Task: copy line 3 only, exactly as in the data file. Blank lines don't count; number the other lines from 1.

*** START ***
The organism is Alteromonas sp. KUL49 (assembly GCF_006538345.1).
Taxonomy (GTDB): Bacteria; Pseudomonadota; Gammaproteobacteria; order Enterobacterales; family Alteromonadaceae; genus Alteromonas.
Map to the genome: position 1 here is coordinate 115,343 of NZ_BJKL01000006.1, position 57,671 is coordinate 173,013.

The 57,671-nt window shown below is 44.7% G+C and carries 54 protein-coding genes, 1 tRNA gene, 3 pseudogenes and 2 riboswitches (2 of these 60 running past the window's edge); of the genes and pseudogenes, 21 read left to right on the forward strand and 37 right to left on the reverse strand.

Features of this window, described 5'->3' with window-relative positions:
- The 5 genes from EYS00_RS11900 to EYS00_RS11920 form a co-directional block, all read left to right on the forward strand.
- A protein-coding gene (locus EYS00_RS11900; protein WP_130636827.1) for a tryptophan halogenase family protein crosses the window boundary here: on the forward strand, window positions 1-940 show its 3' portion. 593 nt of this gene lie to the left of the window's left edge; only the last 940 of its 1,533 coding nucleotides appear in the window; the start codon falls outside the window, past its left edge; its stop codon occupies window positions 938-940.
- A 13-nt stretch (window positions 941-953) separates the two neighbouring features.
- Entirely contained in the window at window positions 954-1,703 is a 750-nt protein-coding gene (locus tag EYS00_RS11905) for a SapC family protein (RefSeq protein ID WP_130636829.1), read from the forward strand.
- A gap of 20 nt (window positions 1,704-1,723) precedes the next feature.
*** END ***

Map to the genome: position 1 here is coordinate 115,343 of NZ_BJKL01000006.1, position 57,671 is coordinate 173,013.